Developmental outcome of 9-year-old children born after PGS: follow-up of a randomized trial
Kuiper, D.; Bennema, A.; la Bastide-van Gemert, S.; Seggers, J.; Schendelaar, P.; Mastenbroek, S.; Hoek, A.; Heineman, M.J.; Roseboom, T.J.; Kok, J.H.; Hadders-Algra, M.
Human Reproduction 33(1): 147-155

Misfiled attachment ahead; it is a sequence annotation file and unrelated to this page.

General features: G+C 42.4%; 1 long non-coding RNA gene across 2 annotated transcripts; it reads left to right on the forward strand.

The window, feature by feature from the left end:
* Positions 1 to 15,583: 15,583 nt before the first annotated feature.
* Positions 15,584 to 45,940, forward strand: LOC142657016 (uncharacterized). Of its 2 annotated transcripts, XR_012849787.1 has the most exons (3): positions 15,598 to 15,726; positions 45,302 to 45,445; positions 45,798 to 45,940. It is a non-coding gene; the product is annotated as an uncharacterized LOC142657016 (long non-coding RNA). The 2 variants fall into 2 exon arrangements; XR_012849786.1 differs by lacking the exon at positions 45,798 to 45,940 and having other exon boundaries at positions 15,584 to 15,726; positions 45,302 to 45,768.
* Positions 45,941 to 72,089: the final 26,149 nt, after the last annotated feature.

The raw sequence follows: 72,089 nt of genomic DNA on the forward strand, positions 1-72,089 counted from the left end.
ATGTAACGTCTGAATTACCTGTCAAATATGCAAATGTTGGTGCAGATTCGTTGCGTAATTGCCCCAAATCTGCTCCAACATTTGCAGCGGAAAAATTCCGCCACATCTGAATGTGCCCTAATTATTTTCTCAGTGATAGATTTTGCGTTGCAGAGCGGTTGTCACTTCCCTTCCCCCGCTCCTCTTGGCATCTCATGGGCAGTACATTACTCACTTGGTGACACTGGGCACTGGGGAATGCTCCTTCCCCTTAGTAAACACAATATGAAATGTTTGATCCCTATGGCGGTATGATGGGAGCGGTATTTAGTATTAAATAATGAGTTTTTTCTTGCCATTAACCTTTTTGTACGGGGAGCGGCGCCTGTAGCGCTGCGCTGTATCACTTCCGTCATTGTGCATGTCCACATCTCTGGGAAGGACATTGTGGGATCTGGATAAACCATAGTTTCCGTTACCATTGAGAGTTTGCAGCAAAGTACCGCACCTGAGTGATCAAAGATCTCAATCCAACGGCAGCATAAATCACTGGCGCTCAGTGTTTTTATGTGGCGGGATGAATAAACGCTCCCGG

Does Day-3 cleavage-stage PGS affect neurodevelopment of 9-year-old IVF offspring? We did not find evidence of adverse consequences of Day-3 cleavage-stage PGS on neurodevelopment of 9-year-old IVF offspring, although children born after IVF with or without PGS often had a non-optimal neurological condition. Knowledge on long-term sequelae for development and health of children born following PGS is lacking. This is striking as evidence accumulates that IVF itself is associated with increased risk for impaired health and development in the offspring. This prospective, assessor-blinded, multicentre, follow-up study evaluated development and health of 9-year-old IVF children born to women who were randomly assigned to IVF with PGS (PGS group) or without PGS (control group). The follow-up examination at 9 years took place between March 2014 and May 2016. In total, 408 women were included and randomly assigned to IVF with or without Day-3 cleavage-stage PGS. This resulted in 52 ongoing pregnancies in the PGS group and 74 in the control group. In the PGS group, 59 children were born alive; in the control group, 85 children were born alive. At the age of 9 years, 43 children born after PGS and 56 control children participated in the study. Our primary outcome was the neurological optimality score, a sensitive measure of neurological condition assessed with a standardized, age-specific test (Touwen test). Secondary outcomes were adverse neurological condition (neurologically abnormal and the complex form of minor neurological dysfunction), cognitive development (intelligence quotient and specific domains), behaviour (parental and teacher's questionnaires), blood pressure and anthropometrics. Neurodevelopmental outcome of PGS children did not differ from that of controls; the neurological optimality scores (mean values [(95% CI]: PGS children 51.5 [49.3; 53.7], control children 53.1 [50.5; 55.7]) were not significantly different. The prevalences of adverse neurological outcome (in all but one child implying the presence of the complex form of minor neurological dysfunction) did not differ between the groups (PGS group 17/43 [40%], control group 19/56 [34%]), although the prevalence of complex minor neurological dysfunction in both groups was rather high. Also intelligence quotient scores of the two groups were not significantly different (PGS group 114 [108; 120]); control group 117 [109; 125]), and the behaviour, blood pressure and anthropometrics of both groups did not differ. Mean blood pressures of both groups were above the 60th percentile. The power analysis of the study was not based on the number of children needed for the follow-up study, but on the number of women who were needed to detect an increase in ongoing pregnancy rates after PGS. In addition, our study evaluated embryo biopsy in the form of PGS at cleavage stage (Day-3 embryo biopsy), while currently PGS at blastocyst stage (Day-5 embryo biopsy) is recommended and increasingly being used. Our findings indicate that PGS in cleavage stage embryos is not associated with adverse effects on neurological, cognitive and behavioural development, blood pressure and anthropometrics of offspring at 9 years. This is a reassuring finding as embryo biopsy in the forms of PGS and PGD is increasingly applied. However, both groups of IVF offspring showed high prevalences of the clinically relevant form of minor neurological dysfunction, which is a point of concern for the IVF community. In addition, our study confirms findings of others that IVF offspring may be at risk of an unfavourable cardiovascular outcome. These findings are alarming and highlight the importance of research on the underlying mechanisms of unfavourable neurodevelopmental and cardiovascular outcomes in IVF offspring. The randomized controlled trial was financially supported by the Organization for Health Research and Development (ZonMw), The Netherlands (Grant number 945-03-013). The follow-up was financially supported by the University Medical Center Groningen (Grant number: 754510), the Cornelia Foundation, and the graduate schools BCN and Share, Groningen, The Netherlands. The sponsors of the study had no role in study design, data collection, data analysis, data interpretation or writing of the report. There are no conflicts of interest. ISRCTN76355836.